Applebee's
Applebee's

What do you get when you mix Applebee’s, karaoke and a mass of drunken college-aged adults? 

Every Thursday night, the Applebee’s on Route 1 transforms from a wholesome family restaurant with the slogan, “See you tomorrow,” to a raunchy late-night karaoke club with the (unofficial) slogan, “Get in here right now!” 

Hordes of university students and locals flock to the restaurant to enjoy half-off appetizers and fruity alcoholic drinks — and of course, for their crack at “Baby Got Back” or “Drunk in Love.” 

And as the night roars on, so do the students, arriving from whichever bar or party they were just at to sing, dance and wreak havoc. In just three hours, Applebee’s turns into a zoo with animals that have just been released from their cages for the first time to roam free. 

The Pregame: 10 p.m. to 11 p.m.

Nothing out of the ordinary here. The restaurant is a bit more than half full of smiling customers; servers navigate the restaurant taking and delivering orders. “Let me know if anyone’s got a request,” the DJ says. A man approaches the booth and asks for the song book. 

“Now up, we got Lara,” the DJ announces. Two women approach the DJ booth and grab microphones. They giggle at each other before the music comes on. It’s “Ain’t No Mountain High Enough.” The women are shaky — clearly nervous. Their eyes are glued to each other as they sing. They trip over some opening lyrics, laughing. By the time the chorus arrives, though, the women are full-blown superstars. They deliver a wonderfully off-key rendition of the famed hook. They have reached the top of the mountain. Some other people sing along, bopping their heads, while waiters pass by, some smiling softly. 

After the performance, scattered claps and cheers can be heard. “Thanks guys,” the DJ says. “Where’s Luke? You’re up,” he then announces. A man excitedly approaches the front of the restaurant and takes the mic. He’s ready for his performance. He’s been waiting for this, impatiently and eagerly. The music begins. He jumps into Eminem’s “Lose Yourself” without hesitation. It’s evident this isn’t his first rodeo. He has every lyric down and delivers a confident (albeit boring) ditty. Next. 

“He killed it,” the DJ proclaims. 

For the next 45 minutes or so, customers enjoy other perfectly amateur renditions of classics. Laughs and claps continue to fill the room between performances. The fun is PG and tame. 

Prime time: 11 p.m. to 12 a.m.

The restaurant is almost at capacity. Customers continue to flood in, all dressed for different occasions. Some women are wearing dresses and heels, while some men are wearing T-shirts and jeans. 

A cluster of people stand at the DJ booth, pushing forward to get their song requests in. A woman is performing a drunken attempt at Britney Spears’ “Toxic,” her intoxicated murmurs are competing with the loud chatter of customers.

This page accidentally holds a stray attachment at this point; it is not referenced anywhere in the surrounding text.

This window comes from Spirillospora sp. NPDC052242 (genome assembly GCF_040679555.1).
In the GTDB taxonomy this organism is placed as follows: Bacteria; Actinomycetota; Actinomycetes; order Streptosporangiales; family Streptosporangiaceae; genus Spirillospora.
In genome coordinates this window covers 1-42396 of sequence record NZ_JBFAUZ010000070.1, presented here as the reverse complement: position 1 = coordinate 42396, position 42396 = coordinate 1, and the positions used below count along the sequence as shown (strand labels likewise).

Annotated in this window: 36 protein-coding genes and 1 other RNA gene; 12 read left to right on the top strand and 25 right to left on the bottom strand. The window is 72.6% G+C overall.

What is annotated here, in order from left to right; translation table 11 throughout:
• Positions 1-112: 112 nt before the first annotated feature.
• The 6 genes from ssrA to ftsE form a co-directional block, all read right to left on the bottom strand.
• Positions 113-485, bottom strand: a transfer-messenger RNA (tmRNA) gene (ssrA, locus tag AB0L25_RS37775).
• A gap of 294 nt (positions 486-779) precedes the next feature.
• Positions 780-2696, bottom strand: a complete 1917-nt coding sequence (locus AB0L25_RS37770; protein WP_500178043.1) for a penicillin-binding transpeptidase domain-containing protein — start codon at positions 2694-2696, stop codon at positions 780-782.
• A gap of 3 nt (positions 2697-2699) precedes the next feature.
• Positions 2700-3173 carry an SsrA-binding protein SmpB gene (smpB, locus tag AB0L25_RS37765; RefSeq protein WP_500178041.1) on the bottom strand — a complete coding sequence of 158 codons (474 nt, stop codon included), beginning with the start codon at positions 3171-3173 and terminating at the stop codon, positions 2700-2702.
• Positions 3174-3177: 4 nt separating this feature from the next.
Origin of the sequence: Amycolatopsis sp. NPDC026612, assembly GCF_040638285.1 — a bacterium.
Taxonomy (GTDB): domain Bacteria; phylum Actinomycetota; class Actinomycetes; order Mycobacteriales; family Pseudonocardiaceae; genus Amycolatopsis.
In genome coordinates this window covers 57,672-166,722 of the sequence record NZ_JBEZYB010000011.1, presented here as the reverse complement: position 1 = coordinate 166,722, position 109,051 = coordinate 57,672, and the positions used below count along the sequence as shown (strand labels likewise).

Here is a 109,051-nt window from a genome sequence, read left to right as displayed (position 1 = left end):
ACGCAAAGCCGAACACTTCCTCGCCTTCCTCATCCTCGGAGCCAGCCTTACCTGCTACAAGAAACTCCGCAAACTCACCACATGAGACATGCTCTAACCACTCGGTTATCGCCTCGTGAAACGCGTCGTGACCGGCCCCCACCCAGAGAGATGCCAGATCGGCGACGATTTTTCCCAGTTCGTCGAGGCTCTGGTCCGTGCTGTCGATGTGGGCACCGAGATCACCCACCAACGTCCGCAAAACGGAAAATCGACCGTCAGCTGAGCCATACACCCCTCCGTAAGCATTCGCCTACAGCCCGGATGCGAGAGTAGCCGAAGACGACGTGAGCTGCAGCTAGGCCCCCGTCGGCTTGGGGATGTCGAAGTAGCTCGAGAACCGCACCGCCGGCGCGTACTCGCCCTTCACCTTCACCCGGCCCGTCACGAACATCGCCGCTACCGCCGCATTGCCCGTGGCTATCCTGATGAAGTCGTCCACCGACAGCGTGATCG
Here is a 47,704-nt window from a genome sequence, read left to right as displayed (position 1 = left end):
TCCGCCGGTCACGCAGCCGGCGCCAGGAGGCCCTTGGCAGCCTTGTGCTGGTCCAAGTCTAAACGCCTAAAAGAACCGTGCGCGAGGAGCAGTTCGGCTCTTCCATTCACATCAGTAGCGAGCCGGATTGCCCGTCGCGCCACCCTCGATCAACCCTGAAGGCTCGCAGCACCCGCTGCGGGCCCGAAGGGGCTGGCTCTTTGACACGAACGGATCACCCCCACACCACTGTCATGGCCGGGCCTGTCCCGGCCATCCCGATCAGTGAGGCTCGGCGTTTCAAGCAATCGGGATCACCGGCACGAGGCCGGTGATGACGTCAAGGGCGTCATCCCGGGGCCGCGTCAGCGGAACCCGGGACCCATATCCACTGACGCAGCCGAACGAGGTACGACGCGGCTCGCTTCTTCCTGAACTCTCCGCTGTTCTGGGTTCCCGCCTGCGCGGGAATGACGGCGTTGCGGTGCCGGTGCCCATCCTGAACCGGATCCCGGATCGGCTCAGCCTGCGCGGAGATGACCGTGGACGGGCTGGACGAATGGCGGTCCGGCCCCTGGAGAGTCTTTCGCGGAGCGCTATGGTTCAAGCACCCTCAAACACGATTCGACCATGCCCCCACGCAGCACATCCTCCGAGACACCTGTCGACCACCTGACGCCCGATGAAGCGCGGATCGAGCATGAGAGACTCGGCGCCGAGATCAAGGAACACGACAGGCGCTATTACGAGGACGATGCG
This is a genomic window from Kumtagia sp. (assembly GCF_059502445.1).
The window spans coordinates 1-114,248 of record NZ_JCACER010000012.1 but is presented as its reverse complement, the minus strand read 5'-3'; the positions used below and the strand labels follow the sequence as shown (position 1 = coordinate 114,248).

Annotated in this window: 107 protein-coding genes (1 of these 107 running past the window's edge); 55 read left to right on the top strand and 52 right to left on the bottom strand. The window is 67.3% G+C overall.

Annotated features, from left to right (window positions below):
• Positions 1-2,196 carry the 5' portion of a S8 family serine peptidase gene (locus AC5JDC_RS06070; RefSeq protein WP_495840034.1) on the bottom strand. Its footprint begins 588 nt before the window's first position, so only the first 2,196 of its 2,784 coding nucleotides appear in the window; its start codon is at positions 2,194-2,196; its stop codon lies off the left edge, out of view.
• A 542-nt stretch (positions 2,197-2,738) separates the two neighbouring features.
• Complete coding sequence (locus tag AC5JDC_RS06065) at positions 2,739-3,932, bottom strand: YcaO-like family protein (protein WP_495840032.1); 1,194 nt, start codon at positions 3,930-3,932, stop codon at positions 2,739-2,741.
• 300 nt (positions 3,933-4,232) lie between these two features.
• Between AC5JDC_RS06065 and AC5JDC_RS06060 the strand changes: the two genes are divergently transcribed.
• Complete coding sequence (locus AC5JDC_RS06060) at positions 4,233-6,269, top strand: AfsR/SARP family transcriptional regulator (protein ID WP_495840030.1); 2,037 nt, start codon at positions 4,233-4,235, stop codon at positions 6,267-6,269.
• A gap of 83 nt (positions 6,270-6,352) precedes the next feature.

“Well,” the DJ says after the woman finishes. “Nice.” Waiters laugh as they scurry about the restaurant. They move faster now, jumping quickly from table to table, but making time to watch a minute of each performance. 

The restaurant is packed now. Patrons line the bar and groups of friends fill tables. An older man takes the microphone, and Frank Sinatra’s “Fly Me to the Moon” begins. The man sings with a voice straight from the 60s. He was once a professional singer — or maybe he wasn’t. Either way, his performance is a standout one as he breezes over the lyrics with Old World charisma and charm. The audience sings and claps along throughout the ditty, setting a glowing smile across the man’s face. The last note is hit (mostly) on key, and the restaurant erupts with hollers and claps. 

The end of his performance marks prime time at Applebee’s. The air is full of laughter and the sense that anything can happen. The DJ calls for “Alex” and a group of four guys stumbles to the microphone. Giant smiles are plastered across their faces and they push each other jokingly. TLC’s “Waterfalls,” starts and the men erupt into laughter, as does the entire restaurant. Their performance is a full-fledged hum-along to the melody of the song with the occasional proclamation of “Don’t go chasing waterfalls.” Waiters and other customers watch closely at the sidelines with their phone cameras pointed at the group of guys who are now swaying with their eyes closed. 

Things are about to get weird. 

“What is Going On?”: 12 a.m. to 1 a.m.

Several groups have left the restaurant. While the door is no longer blocked by a stretching line of customers waiting to be seated, the restaurant is still thick with the smell of various bodily odors and alcohol. Only Applebee’s most regular Thursday night customers remain. 

A group of seven girls takes the stage. “It’s my birthday!” one of them proclaims, pointing to the plastic tiara on her head. The girls break out into a choreographed rendition of Ciara’s “1, 2 Step.” Halfway through the performance, two guys approach the girls, ready to dance. The women giggle and laugh as they do their best to avoid the men’s advances.

The restaurant’s manager watches on, his face serious and stern. Another woman seated across the room dances alone in her booth, shaking her hips off-beat. She suddenly steps up onto the cushioned seat. 

The manager leaps forward. “Get off!” he shouts. The music abruptly comes to a stop and a sharp silence falls over the room. 

“Let’s keep going,” the DJ says, but it’s too late — the mood has been killed and the good vibes are gone. 

Until next Thursday.